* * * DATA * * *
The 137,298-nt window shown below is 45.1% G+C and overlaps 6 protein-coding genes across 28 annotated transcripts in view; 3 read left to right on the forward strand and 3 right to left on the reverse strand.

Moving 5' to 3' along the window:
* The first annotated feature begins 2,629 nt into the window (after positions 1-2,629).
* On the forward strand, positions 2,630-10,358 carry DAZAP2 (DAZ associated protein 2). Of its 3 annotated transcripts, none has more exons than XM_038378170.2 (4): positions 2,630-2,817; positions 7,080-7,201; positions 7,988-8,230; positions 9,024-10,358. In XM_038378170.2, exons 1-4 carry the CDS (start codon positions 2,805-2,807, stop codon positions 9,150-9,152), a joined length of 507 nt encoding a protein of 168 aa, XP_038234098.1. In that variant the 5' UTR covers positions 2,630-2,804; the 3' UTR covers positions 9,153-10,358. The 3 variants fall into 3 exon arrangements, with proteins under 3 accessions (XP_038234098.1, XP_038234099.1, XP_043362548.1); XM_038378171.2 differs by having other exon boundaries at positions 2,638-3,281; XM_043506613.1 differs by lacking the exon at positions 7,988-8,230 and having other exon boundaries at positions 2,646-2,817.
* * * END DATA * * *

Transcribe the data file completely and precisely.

The 137,298-nt window shown below is 45.1% G+C and overlaps 6 protein-coding genes across 28 annotated transcripts in view; 3 read left to right on the forward strand and 3 right to left on the reverse strand.

Moving 5' to 3' along the window:
* The first annotated feature begins 2,629 nt into the window (after positions 1-2,629).
* On the forward strand, positions 2,630-10,358 carry DAZAP2 (DAZ associated protein 2). Of its 3 annotated transcripts, none has more exons than XM_038378170.2 (4): positions 2,630-2,817; positions 7,080-7,201; positions 7,988-8,230; positions 9,024-10,358. In XM_038378170.2, exons 1-4 carry the CDS (start codon positions 2,805-2,807, stop codon positions 9,150-9,152), a joined length of 507 nt encoding a protein of 168 aa, XP_038234098.1. In that variant the 5' UTR covers positions 2,630-2,804; the 3' UTR covers positions 9,153-10,358. The 3 variants fall into 3 exon arrangements, with proteins under 3 accessions (XP_038234098.1, XP_038234099.1, XP_043362548.1); XM_038378171.2 differs by having other exon boundaries at positions 2,638-3,281; XM_043506613.1 differs by lacking the exon at positions 7,988-8,230 and having other exon boundaries at positions 2,646-2,817.